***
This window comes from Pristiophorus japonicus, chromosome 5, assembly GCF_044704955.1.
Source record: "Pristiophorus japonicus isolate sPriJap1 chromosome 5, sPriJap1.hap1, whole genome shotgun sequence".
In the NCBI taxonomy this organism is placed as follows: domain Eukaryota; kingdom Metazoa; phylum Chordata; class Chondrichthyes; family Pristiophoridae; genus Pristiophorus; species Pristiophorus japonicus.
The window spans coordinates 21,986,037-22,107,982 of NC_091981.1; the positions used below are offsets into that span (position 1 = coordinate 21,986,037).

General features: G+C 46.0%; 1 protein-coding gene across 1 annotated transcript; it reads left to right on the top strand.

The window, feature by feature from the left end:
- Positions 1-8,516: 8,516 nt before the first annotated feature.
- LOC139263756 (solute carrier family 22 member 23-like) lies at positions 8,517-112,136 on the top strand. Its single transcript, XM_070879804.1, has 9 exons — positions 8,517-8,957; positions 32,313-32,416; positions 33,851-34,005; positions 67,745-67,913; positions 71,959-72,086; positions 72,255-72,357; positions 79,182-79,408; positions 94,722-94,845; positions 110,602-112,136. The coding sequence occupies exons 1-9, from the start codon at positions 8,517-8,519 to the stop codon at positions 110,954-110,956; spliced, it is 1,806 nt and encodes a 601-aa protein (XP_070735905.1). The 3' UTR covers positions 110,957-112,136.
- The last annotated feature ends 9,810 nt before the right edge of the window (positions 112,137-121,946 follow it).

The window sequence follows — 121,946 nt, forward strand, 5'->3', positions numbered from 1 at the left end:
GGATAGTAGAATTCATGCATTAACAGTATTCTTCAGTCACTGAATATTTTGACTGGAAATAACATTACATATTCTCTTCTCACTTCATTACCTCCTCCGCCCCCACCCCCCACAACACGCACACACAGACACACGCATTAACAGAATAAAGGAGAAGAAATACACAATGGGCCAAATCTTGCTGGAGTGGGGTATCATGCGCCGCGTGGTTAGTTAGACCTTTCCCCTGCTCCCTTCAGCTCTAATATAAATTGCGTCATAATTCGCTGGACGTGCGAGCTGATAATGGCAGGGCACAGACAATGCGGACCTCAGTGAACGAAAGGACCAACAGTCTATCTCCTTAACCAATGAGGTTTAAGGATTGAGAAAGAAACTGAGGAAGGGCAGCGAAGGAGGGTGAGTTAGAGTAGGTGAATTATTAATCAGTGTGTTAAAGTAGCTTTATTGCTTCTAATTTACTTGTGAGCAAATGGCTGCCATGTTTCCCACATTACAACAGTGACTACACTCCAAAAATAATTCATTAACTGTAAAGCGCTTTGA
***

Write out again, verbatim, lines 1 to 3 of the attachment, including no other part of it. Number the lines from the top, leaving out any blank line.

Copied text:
This window comes from Pristiophorus japonicus, chromosome 5, assembly GCF_044704955.1.
Source record: "Pristiophorus japonicus isolate sPriJap1 chromosome 5, sPriJap1.hap1, whole genome shotgun sequence".
In the NCBI taxonomy this organism is placed as follows: domain Eukaryota; kingdom Metazoa; phylum Chordata; class Chondrichthyes; family Pristiophoridae; genus Pristiophorus; species Pristiophorus japonicus.